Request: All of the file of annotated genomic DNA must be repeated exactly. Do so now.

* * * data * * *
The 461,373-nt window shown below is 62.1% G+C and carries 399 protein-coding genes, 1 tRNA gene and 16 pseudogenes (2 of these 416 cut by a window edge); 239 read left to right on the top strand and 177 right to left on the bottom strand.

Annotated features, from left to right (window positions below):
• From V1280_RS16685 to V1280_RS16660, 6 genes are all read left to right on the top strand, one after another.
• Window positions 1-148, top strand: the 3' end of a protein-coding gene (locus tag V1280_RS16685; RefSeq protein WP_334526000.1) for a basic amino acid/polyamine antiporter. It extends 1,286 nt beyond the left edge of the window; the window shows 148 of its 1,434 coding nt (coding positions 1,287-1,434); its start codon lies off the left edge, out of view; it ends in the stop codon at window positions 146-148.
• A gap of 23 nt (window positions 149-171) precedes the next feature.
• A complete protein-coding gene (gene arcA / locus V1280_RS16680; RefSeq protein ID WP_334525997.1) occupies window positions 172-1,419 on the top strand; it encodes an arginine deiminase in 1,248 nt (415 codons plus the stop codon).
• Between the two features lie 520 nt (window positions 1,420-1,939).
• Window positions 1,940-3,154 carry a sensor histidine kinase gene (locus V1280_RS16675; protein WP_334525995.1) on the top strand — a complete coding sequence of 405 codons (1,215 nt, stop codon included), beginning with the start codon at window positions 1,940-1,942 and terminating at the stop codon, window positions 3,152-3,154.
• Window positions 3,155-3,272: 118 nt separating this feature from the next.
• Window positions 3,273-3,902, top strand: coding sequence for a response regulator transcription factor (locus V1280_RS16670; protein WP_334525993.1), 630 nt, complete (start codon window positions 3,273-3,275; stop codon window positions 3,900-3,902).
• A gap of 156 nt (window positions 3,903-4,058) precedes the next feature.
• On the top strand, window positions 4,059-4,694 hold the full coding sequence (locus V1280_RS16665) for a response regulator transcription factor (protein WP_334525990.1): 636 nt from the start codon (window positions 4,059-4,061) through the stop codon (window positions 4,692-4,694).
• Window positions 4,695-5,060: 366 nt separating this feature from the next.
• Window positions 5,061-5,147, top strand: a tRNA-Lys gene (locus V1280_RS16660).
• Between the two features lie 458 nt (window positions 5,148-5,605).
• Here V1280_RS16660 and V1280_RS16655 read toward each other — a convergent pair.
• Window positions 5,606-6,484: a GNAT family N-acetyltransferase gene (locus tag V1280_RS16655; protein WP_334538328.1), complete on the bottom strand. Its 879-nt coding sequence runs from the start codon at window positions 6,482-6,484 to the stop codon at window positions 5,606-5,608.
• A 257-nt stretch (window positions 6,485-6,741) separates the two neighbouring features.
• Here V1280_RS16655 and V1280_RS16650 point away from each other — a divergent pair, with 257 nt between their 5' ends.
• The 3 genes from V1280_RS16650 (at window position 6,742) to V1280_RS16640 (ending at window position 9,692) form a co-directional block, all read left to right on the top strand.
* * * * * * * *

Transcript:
The 461,373-nt window shown below is 62.1% G+C and carries 399 protein-coding genes, 1 tRNA gene and 16 pseudogenes (2 of these 416 cut by a window edge); 239 read left to right on the top strand and 177 right to left on the bottom strand.

Annotated features, from left to right (window positions below):
• From V1280_RS16685 to V1280_RS16660, 6 genes are all read left to right on the top strand, one after another.
• Window positions 1-148, top strand: the 3' end of a protein-coding gene (locus tag V1280_RS16685; RefSeq protein WP_334526000.1) for a basic amino acid/polyamine antiporter. It extends 1,286 nt beyond the left edge of the window; the window shows 148 of its 1,434 coding nt (coding positions 1,287-1,434); its start codon lies off the left edge, out of view; it ends in the stop codon at window positions 146-148.
• A gap of 23 nt (window positions 149-171) precedes the next feature.
• A complete protein-coding gene (gene arcA / locus V1280_RS16680; RefSeq protein ID WP_334525997.1) occupies window positions 172-1,419 on the top strand; it encodes an arginine deiminase in 1,248 nt (415 codons plus the stop codon).
• Between the two features lie 520 nt (window positions 1,420-1,939).
• Window positions 1,940-3,154 carry a sensor histidine kinase gene (locus V1280_RS16675; protein WP_334525995.1) on the top strand — a complete coding sequence of 405 codons (1,215 nt, stop codon included), beginning with the start codon at window positions 1,940-1,942 and terminating at the stop codon, window positions 3,152-3,154.
• Window positions 3,155-3,272: 118 nt separating this feature from the next.
• Window positions 3,273-3,902, top strand: coding sequence for a response regulator transcription factor (locus V1280_RS16670; protein WP_334525993.1), 630 nt, complete (start codon window positions 3,273-3,275; stop codon window positions 3,900-3,902).
• A gap of 156 nt (window positions 3,903-4,058) precedes the next feature.
• On the top strand, window positions 4,059-4,694 hold the full coding sequence (locus V1280_RS16665) for a response regulator transcription factor (protein WP_334525990.1): 636 nt from the start codon (window positions 4,059-4,061) through the stop codon (window positions 4,692-4,694).
• Window positions 4,695-5,060: 366 nt separating this feature from the next.
• Window positions 5,061-5,147, top strand: a tRNA-Lys gene (locus V1280_RS16660).
• Between the two features lie 458 nt (window positions 5,148-5,605).
• Here V1280_RS16660 and V1280_RS16655 read toward each other — a convergent pair.
• Window positions 5,606-6,484: a GNAT family N-acetyltransferase gene (locus tag V1280_RS16655; protein WP_334538328.1), complete on the bottom strand. Its 879-nt coding sequence runs from the start codon at window positions 6,482-6,484 to the stop codon at window positions 5,606-5,608.
• A 257-nt stretch (window positions 6,485-6,741) separates the two neighbouring features.
• Here V1280_RS16655 and V1280_RS16650 point away from each other — a divergent pair, with 257 nt between their 5' ends.
• The 3 genes from V1280_RS16650 (at window position 6,742) to V1280_RS16640 (ending at window position 9,692) form a co-directional block, all read left to right on the top strand.